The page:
Nowadays, corporate america, insurance companies and the gov't call the shots and have cut some of us docs off at the knees. Patients have lost respect for the profession due to the aforementioned parties, and a few bad docs who attempted to cash in by trying to beat them at their own game. I have ceased recommending any students I have contact with to pursue a career in medicine.

    To be honest, I do urgent care and occ. medicine. I've been practicing since 1987, so I've been around the block. And it's been mostly been a stressfest with a healthy dose of legal paranoia thrown in. I've never had any legal issues, but I have been on a few peer review panels where I could not believe what was happening to a few unlucky physicians.

    Now I just want to practice medicine part time, and become the best musician I can be!
    :D



    S.
    j
     
    Last edited: Apr 19, 2015
  14. ELmiguel

    ELmiguel Member

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    I don't have a problem with my G.P. like you are stating.
    Maybe you need to change your doctor.
    As far as the 50's and 60's go, I have scars from my family doctor doing Frankenstein stitches in his office. They also prescribed antibiotics for everything. So now, there are many drug resistant diseases.
    I could go on, but no need to. Things are better now in my opinion.
     
  15. RoryGfan

    RoryGfan Silver Supporting Member

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    Our family doctor made house calls, too. His name was Dr. Bennett and he was truly a good family doctor.

    One big advantage was if there was a "bug" going round, you didn't have to go to his office and sit with 15 others who had the same illness, except a lot worse than you.

    Also, I don't remember him seeing three drug salesmen for every patient.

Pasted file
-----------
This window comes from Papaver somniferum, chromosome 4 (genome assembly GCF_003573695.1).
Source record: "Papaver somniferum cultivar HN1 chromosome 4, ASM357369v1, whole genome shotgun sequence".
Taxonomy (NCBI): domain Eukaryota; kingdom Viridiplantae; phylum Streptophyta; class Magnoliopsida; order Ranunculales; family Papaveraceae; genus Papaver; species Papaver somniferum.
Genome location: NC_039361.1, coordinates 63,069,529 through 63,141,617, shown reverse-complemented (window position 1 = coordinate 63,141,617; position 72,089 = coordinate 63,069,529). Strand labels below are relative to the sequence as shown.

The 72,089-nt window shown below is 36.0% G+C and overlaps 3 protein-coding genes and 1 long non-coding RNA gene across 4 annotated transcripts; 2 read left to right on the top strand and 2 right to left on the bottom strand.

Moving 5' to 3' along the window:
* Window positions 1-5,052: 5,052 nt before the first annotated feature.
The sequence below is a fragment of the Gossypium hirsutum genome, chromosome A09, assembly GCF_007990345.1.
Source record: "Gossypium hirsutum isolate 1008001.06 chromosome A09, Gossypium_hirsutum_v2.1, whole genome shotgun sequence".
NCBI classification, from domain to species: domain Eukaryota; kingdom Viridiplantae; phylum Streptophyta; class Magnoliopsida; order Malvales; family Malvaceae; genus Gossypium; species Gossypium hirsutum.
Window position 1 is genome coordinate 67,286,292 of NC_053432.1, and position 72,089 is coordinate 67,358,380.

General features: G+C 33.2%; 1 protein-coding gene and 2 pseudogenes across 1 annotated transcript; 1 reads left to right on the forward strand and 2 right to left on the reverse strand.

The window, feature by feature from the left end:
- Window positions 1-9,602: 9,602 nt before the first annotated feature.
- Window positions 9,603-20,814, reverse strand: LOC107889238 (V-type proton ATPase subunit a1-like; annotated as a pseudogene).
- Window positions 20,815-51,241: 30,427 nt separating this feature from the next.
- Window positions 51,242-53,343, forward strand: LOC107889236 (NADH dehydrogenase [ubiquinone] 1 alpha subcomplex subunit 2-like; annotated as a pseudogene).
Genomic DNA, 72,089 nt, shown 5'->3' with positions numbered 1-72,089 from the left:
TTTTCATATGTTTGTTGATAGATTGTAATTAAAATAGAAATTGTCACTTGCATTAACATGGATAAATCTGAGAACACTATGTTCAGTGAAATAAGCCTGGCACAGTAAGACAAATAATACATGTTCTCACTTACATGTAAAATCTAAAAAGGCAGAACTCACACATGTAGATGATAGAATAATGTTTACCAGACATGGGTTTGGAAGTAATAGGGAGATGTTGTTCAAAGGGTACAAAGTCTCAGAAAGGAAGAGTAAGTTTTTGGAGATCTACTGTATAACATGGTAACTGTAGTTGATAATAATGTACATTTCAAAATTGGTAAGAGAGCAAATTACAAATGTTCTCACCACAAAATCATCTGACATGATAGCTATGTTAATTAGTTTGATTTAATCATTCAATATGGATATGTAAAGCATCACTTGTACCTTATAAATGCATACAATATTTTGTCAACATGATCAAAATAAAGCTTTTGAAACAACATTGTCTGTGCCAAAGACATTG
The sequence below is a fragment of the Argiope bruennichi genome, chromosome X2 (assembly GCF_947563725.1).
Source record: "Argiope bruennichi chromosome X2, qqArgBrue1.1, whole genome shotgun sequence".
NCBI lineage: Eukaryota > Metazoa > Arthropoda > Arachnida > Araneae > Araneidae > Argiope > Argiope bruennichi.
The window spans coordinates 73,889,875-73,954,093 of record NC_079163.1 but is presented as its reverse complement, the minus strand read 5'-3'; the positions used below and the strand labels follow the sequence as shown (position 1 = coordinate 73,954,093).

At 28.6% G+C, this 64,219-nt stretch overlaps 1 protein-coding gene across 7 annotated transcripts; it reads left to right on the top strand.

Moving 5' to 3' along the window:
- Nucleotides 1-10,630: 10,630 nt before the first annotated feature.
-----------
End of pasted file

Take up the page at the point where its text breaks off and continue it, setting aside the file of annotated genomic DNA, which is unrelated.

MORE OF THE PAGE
No, he didn't send you off for x-rays and such, but he mostly dealt with throat and ear infections and some highly infectious stuff, too. A good man.
     
  16. sixty2strat

    sixty2strat Member

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    Also you did not wait 2 weeks for an appointment.

    Same thing that happened to your local pro music shop happened to medicine.....Medical Center a division of Guitar Center and Bain Capital...it became a way to generate profits

    Medical Centers 4th of July Healthcare a thon: This week 15% off all procedures * see list for exemptions
     
  17. FiestaRed

    FiestaRed Gold Supporting Member

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    We have two full time Hospice Medical Directors and a Nurse Practitioner that go out with us to the homes of patients quite regularly. The families and patients love having a physician in their homes, and the docs love it too. They are always reminding us that if we have someone who is having symptoms that are difficult to get under control or if there is a patient or family who is struggling that they want to go out and visit them.

    There are also a few PCPs around here that I know will sometimes swing by a patient's home in the evening after work to check in on them. These are not hospice patients but just a patient from a PCP's regular practice.
     
  18. Roark

    Roark Member

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    This is making a comeback, it's called concierge medicine. My wife's doctor does this, he works from his home.

    He makes housecalls and hospital visits, there is a travel fee, but he takes all of the major insurance.
     
  19. D. Stewart

    D. Stewart Member

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    Our family doctor did this. He was a GP, did minor surgeries/procedures in his office, (his receptionist/nurse/wife did the lab work), was the surgeon who took out my tonsils (in hospital... not on the kitchen table... that was a reminiscence of another time much like this one), made house calls as needed, was a psychologist when you needed one,and was ultimately a family friend. Great guy.

    Seemed perfectly normal at the time, but looking back I realize they broke the mold with those guys. That was what being a family doctor was supposed to be.
     
  20. dcbc

    dcbc Member

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    My wife noticed a potential infection following reconstructive surgery a few weeks ago (She had a double mastectomy last fall with a previous infection).

    Her plastic surgeon has made two house calls this weekend. He doesn't typically do it, but she is defying the odds for weird stuff happening even when you do everything right.

    We are very appreciative.

    It helps to live in a town of 100,000 or fewer people.